The new public protector says she will leave the dispute over the state capture report prepared by h.
Though hawkers in the Johannesburg CBD are crying foul after a chaotic Metro police clean-up raid in which goods were impounded on Friday, police say their operations will continue.
About 400 officers in 26 vans, 26 buses and 6 trucks raided various parts of the city, particularly the congested De Villiers and Wanderers streets precinct.
The police confiscated hundreds of bags full of clothes, shoes, food and other merchandise from hawkers as they were peddling on the streets.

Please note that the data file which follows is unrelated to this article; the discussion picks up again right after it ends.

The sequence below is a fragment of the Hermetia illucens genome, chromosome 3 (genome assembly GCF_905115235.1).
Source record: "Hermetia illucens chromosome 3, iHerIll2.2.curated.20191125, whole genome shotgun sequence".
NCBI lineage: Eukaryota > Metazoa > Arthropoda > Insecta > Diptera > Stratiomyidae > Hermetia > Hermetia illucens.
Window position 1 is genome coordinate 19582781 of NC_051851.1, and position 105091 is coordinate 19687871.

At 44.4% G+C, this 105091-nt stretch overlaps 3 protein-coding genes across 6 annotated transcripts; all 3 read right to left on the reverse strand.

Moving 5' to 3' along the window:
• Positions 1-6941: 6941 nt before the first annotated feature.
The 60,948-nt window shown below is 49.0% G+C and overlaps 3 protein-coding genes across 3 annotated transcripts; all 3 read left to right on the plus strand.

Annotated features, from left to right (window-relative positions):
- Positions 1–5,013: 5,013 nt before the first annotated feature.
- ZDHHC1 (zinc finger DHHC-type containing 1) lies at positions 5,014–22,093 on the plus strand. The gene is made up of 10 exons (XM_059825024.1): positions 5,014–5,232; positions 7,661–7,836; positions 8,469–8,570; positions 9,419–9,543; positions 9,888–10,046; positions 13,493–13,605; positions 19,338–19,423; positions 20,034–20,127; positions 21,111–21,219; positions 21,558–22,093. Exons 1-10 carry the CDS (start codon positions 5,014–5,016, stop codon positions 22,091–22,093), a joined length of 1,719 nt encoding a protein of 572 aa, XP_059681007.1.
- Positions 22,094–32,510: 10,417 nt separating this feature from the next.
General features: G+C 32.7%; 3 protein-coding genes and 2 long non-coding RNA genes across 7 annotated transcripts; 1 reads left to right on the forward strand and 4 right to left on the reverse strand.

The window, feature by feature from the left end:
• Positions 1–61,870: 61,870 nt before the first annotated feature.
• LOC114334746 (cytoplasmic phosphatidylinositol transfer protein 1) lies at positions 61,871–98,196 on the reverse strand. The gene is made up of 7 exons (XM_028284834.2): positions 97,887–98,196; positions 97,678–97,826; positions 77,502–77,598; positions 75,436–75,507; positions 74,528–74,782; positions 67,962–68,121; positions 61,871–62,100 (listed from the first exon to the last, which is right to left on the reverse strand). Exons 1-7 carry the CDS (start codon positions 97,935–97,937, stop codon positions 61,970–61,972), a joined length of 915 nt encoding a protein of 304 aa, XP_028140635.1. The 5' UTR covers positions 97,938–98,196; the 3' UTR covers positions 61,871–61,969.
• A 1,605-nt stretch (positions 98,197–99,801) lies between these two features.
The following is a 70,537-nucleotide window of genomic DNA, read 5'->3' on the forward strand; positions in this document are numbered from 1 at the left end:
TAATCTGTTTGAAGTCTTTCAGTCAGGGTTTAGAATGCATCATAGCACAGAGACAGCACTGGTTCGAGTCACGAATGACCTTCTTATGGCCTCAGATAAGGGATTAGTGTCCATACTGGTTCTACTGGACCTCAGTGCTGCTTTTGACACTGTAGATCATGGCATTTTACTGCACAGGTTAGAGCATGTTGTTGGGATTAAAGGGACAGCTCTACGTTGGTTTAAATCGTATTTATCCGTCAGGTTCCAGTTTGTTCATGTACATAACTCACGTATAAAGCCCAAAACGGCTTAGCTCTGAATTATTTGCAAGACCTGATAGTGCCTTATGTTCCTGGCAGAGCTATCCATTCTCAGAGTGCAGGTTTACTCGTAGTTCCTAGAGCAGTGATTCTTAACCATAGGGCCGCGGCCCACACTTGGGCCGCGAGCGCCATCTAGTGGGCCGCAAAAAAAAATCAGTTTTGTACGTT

Some hawkers tried to salvage some stock and tried to escape from the police but were caught.
"Our aim is to stop people from illegally trading on the streets, especially the cooking on the pavements," said Johannesburg Metro police spokesman Superintendent Wayne Minnaar.
Minnaar said hawkers who sold perishable goods were required to pay a R500 penalty and those with non-perishables an amount of R1000.
Martha Nkomo, a hawker, said: "This is unfair. I have to feed six children with the money I make from cooking here, and how am I supposed to pay rent when my stock has been taken?"
Another hawker, Rosina Mphahlele, said: "I'm raising two children with this money, I don't know what these people want us to do because there are no jobs.
"Do they want us to go out there and do crime?"